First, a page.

Chávez protests Colombian plan to host US bases

Speaking at a military ceremony in Caracas July 21, Venezuelan President Hugo Chávez accused neighboring Colombia of making an “unfriendly gesture” towards his country with its plan to open its territory to permanent US military bases. Accusing the US of attempting to foment a coup in Venezuela, while staging destabilization efforts on its borders in Colombia’s Guajira region, Chávez addressed Bogotá: “You are opening your house to an enemy of your neighbor.” (El Observador, Caracas, Prensa Latina, July 23)

The agreement would establish US military operations for at least ten years on five sites—at Palanquero, Cundinamarca; Apiay, Meta; Malambo, Atlántico; Cartagena, Bolivar; and Malaga Bay, Valle del Cauca. The Palanquero site has been named as a replacement for the US base at Manta, Ecuador, that expires this November. But the Bogotá weekly Cambio noted July 1: “Unlike the agreement for the US military presence in Manta, the agreement at its start does not limit its application to counternarcotics operations in the Pacific, but extends to the Caribbean, and also includes assistance in the fight against terrorism—that is, against the guerrillas.” (Colombia Peace Update, July)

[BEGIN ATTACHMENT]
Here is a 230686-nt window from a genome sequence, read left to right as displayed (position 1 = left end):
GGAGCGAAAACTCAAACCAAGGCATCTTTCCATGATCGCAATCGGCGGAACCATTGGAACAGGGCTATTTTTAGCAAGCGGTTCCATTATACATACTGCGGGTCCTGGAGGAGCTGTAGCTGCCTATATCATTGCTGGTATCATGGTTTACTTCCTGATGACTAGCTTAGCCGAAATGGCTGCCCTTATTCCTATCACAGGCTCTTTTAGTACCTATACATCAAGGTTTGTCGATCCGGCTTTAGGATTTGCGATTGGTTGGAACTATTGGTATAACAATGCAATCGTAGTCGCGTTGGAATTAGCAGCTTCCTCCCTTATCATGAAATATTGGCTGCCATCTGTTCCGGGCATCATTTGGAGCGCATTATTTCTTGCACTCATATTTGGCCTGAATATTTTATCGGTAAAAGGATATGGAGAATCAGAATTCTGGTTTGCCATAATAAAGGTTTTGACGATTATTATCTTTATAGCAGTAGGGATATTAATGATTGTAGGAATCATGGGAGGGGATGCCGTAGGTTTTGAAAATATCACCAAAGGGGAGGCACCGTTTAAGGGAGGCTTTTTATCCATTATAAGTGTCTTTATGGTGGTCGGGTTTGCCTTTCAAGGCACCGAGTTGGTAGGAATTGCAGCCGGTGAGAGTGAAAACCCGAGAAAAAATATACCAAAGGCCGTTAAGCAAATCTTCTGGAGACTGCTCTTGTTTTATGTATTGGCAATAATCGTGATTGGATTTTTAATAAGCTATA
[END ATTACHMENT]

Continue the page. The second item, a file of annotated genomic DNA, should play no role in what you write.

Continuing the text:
See our last posts on Colombia and Venezuela.

Please leave a tip or answer the Exit Poll.